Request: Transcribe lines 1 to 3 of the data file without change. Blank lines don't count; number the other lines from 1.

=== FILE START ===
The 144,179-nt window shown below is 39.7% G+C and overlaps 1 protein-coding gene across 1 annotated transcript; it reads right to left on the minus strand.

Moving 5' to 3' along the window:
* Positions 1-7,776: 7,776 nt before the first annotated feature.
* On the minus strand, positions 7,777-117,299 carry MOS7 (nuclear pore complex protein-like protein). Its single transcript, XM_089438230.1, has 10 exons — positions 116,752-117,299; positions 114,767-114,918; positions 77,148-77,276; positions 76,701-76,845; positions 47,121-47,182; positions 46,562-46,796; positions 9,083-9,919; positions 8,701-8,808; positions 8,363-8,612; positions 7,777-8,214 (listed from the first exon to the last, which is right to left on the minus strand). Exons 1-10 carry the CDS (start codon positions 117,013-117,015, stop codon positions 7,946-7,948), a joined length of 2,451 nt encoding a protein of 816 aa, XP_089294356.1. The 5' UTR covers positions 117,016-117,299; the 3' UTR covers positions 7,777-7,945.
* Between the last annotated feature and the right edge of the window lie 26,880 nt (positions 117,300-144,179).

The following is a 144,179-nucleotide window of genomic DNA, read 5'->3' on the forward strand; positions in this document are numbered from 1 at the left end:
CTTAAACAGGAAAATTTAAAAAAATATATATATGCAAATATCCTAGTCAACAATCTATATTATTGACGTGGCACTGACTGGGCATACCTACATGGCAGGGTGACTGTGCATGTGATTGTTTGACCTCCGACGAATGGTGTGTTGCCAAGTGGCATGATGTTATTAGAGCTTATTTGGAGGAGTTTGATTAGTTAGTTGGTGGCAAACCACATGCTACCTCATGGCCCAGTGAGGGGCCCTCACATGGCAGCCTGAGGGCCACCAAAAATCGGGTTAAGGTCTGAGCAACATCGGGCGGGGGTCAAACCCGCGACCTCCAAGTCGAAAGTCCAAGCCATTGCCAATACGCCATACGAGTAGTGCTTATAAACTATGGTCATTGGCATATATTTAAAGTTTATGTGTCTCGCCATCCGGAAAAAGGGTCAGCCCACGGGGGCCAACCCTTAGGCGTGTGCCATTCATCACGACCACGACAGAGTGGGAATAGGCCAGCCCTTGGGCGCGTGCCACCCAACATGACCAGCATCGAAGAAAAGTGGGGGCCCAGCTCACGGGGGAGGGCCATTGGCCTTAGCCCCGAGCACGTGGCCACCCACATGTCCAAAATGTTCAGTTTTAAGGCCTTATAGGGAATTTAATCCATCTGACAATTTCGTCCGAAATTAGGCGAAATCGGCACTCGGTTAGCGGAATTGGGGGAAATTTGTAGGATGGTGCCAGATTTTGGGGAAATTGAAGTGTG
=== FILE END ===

The 144,179-nt window shown below is 39.7% G+C and overlaps 1 protein-coding gene across 1 annotated transcript; it reads right to left on the minus strand.

Moving 5' to 3' along the window:
* Positions 1-7,776: 7,776 nt before the first annotated feature.